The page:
“This garden will be much deeper and much more expansive with a lot of new spaces when it opens in about eight months,” said Folsom.

Carol Mares (left) and Gilbert Mares attend the San Marino Rotary tour of the construction within the Chinese Garden. Photos by Skye Hannah

The history of the Chinese Gardens goes back 25 years, when the first plan for the Chinese Garden was introduced to the board of trustees. In the spirit of the ancient Chinese tradition of private scholars’ gardens, Liu Fang Yuan opened in 2008 with eight tile-roofed pavilions surrounding a one-acre lake. In 2014, two additional pavilions and a rock grotto with waterfall were added.

“During that entire time, we have had ongoing contracts, work and friendship relationships with our friends from Suzhou,” said Folsom. “They have done all the design and all of the installation and all of the creation.”

Folsom estimated that several thousands of people have been involved to date in the construction process, which is currently the largest project in the city of San Marino. By the end, the footprint of the garden will double to more than 15 acres.

The construction process is truly a team effort. The Huntington’s American team builds the structures’ internal framework of custom steel with earthquake capacity on-site while the Suzhou team constructs the rest of the buildings in China. The Suzhou team then comes to The Huntington to install their buildings around the framework, utilizing the same skills that were present in China, according to Folsom. Essentially, the structures are built twice.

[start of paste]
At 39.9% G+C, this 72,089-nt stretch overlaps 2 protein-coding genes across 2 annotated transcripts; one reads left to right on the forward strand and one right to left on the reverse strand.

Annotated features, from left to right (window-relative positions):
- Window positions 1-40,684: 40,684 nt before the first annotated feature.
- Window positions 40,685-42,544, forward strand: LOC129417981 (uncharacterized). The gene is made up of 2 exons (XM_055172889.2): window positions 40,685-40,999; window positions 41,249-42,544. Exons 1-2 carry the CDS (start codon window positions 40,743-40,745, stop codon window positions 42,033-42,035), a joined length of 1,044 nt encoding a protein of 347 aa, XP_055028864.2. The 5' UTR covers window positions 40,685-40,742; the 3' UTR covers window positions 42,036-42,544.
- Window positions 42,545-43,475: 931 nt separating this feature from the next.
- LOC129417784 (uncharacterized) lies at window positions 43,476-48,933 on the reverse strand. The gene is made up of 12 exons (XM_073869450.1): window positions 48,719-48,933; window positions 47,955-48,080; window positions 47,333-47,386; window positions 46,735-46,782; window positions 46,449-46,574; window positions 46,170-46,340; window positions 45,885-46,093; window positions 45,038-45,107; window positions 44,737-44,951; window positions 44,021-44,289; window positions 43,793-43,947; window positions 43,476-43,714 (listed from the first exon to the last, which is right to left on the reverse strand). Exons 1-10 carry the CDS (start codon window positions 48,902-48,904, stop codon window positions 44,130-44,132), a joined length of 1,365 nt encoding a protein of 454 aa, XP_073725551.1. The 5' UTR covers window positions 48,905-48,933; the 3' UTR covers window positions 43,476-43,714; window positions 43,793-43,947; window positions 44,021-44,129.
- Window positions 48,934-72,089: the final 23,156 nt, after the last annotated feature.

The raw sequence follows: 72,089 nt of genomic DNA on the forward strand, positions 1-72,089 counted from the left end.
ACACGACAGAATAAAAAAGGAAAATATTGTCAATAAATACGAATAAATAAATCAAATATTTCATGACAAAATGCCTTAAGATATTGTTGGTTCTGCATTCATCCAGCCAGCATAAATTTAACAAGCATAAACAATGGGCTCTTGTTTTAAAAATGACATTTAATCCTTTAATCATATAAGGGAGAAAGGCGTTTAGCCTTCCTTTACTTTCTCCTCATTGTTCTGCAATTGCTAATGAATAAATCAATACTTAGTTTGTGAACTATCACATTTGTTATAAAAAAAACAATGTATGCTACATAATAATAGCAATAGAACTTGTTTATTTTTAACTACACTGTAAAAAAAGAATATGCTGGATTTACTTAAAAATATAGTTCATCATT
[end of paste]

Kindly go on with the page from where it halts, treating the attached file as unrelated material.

“It’s a fascinating process and you can see all those stages,” Folsom told the group from the pavilion.

Laureen Chang (left) and Julee Floyd near the ongoing construction in the Chinese Garden.

Rotarian Gilbert Mares called the construction “very impressive” and has enjoyed seeing the development of The Huntington with his four decades as a San Marino resident.

“I think it’s going to make it even more international because it’ll attract a lot more people from other countries that ordinarily might not have come,” said Mares.

Rotarian Laureen Chang, with more than three decades as a San Marino resident, said the work was “beautifully done.” She previously visited the original gardens in Suzhou and said the construction honored it well.

“It’s an amazing amount of work that’s going to add so much value and really speak to the Asian community and the local community as well, because there is a need for it in the San Gabriel Valley and Los Angeles,” said Chang.

In the future, Folsom said The Huntington plans to install a 320-year-old Japanese Magistrate’s House in the fall of 2020 or early 2021, rebuild the entrance to the Desert Garden in a year and a half and there is also a long-term hope for a Korean Garden.